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Wednesday, April 24, 2024


Harvest time at Natali Vineyards


By Maureen Cawley

Climate is what you expect. Weather is what you get.
Mark TwainLooking out the window at the sun-soaked rows of grapevines at Natali Vineyards last Thursday, I found it hard to imagine trouble was brewing offshore. Nonetheless, Vintner Al Natali and his business partner Ray Pen-sari had some quick decisions to make.
Over the past few weeks, Natali has walked up and down the rows of ripening fruit—tasting the grapes, chewing the seeds and examining the skin to determine the best time to harvest.
It’s a science and an art, Pensari said. Typically, the whites ripen first and the reds later. Beyond that, it’s a matter of determin-ing when the fruit is at its prime, but also watching and waiting to see what Mother Nature has in store.
This year’s dry summer has been good for the grapes, Natali said. It concentrates the fruit’s natural sugars, producing sweeter fruit, and potentially, better wine.
“The French say you want the plant to suf-fer,” he said. But with twin storms, Hanna and Ike, predicted to make landfall on the East Coast within a week, it’s not so much the suffering local winemakers are worried about; it’s the rain.
“Water swells the plant and dilutes the fla-vor,” Natali said, so all of the blessings be-stowed on the grapes by the dry spell could be quickly undone with a patch of wet weather.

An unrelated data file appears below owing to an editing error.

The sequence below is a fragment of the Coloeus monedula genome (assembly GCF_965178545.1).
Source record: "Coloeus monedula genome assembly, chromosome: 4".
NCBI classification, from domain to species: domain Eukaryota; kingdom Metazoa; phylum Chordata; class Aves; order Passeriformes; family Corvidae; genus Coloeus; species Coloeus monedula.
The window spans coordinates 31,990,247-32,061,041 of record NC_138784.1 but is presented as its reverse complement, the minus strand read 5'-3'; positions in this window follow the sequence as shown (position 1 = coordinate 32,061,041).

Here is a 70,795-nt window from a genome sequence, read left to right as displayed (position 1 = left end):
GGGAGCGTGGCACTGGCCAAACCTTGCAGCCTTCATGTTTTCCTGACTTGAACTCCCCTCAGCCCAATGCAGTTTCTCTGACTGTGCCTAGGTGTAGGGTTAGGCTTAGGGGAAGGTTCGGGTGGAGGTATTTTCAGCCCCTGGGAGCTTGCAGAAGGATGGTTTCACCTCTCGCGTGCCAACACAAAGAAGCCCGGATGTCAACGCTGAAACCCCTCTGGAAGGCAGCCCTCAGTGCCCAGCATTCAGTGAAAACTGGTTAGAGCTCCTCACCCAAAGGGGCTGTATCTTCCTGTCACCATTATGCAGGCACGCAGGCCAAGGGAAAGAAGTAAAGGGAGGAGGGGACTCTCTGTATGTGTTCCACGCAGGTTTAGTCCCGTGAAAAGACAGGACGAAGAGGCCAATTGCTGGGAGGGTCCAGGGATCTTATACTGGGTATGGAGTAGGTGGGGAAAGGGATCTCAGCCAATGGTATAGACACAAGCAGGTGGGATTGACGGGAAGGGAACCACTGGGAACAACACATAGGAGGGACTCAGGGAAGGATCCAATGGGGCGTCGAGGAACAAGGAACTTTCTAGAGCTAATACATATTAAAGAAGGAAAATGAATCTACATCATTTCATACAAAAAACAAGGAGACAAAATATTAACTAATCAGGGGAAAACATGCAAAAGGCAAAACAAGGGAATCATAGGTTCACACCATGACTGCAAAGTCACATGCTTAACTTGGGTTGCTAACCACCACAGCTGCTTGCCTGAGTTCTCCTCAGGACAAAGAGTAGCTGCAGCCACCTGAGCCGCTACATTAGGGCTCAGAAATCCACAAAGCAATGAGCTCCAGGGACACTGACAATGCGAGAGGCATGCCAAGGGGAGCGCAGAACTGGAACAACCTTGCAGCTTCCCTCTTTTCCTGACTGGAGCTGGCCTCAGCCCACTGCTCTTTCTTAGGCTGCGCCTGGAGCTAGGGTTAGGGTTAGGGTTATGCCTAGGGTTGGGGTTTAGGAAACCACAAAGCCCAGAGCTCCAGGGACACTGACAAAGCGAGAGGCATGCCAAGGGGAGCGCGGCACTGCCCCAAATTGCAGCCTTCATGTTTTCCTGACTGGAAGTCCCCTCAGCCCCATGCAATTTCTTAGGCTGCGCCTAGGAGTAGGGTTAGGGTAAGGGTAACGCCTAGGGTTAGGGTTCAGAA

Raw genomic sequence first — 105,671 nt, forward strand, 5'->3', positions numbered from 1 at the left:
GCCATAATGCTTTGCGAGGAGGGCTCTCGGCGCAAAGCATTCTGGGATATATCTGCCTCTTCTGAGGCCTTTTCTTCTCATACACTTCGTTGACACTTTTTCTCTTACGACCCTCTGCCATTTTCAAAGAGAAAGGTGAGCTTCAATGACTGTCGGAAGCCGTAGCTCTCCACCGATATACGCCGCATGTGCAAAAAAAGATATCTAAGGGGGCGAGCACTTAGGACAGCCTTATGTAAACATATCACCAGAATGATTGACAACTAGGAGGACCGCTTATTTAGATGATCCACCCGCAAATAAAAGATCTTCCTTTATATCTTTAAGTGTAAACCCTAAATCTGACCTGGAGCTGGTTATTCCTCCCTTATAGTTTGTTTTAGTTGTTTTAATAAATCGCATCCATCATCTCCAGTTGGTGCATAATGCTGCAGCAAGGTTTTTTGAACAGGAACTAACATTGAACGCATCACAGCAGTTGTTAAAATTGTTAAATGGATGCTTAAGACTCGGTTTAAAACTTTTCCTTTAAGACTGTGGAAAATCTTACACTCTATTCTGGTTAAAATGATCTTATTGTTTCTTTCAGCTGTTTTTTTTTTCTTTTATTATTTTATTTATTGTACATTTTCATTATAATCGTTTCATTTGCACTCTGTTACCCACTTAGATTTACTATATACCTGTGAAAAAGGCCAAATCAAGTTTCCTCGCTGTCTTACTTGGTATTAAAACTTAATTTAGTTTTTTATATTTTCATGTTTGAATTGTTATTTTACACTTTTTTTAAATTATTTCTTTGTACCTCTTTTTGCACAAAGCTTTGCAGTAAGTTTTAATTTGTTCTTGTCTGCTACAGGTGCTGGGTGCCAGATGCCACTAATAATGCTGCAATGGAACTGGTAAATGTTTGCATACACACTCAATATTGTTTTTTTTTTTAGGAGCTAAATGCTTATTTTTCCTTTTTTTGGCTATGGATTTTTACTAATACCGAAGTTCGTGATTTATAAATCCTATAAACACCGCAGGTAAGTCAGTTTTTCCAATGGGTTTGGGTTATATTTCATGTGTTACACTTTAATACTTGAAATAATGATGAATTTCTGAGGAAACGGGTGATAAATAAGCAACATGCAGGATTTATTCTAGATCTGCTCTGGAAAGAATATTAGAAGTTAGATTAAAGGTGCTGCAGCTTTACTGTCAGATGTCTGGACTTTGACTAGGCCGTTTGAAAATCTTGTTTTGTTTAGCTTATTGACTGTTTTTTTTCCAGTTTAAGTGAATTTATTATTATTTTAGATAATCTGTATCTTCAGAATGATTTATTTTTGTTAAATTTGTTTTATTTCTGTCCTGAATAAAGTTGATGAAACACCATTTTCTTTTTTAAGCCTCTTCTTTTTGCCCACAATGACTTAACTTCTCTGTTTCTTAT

“It could take two more weeks to dry the plants out,” he said, and by then, grapes for white wine like pinot grigio, sauvignon blanc and chardonnay could be past their prime. The best he could figure, it was time to get the grapes off the vines—and quickly. So last Thursday, they called in a handful of helpers to handpick the fruit from the vines.
Natali’s predicament is one that winemak-ers face all the time—weighing environ-mental factors against the art of winemak-ing. And Natali and his partners are new to the task.
Inspired by childhood memories of rela-tives making wine in the cellar and a news-paper article about an Atlantic County vint-ner, Natali bought his 22-acre plot on Route 47 in 2000. Since then, he has set his sights on learning all that he can about the craft.
He started out planting 14 different varie-ties on a few acres to see what types of grapes would do well here. The microclimate on Cape May County’s peninsula, with its sea and bay breezes, creates the kind of moder-ate climate where grapes thrive, and the sandy soil provides necessary drainage.
But Natali noted that growers in Italy and France have learned over thousands of years which regions best support specific varieties of grapes.
After just a few years, Natali Vineyards produced its first commercial crop in 2006, but its owners are still experimenting.
“You can grow anything here,” Natali said, “but we’re still learning what grows best.”
For now, the winery produces about a dozen varieties of wine on six acres. Several have won awards from the Garden State Growers Association.
This Saturday, Sept. 13 from 12-4 p.m. is the Harvest & Crush Festival, where you can sip Natali wine and taste cheese from Sea-side Cheese in West Cape May, while touring the vineyard and learning how wine is made.
There will be crafts for sale and music. For more information, call 609-425-0075.

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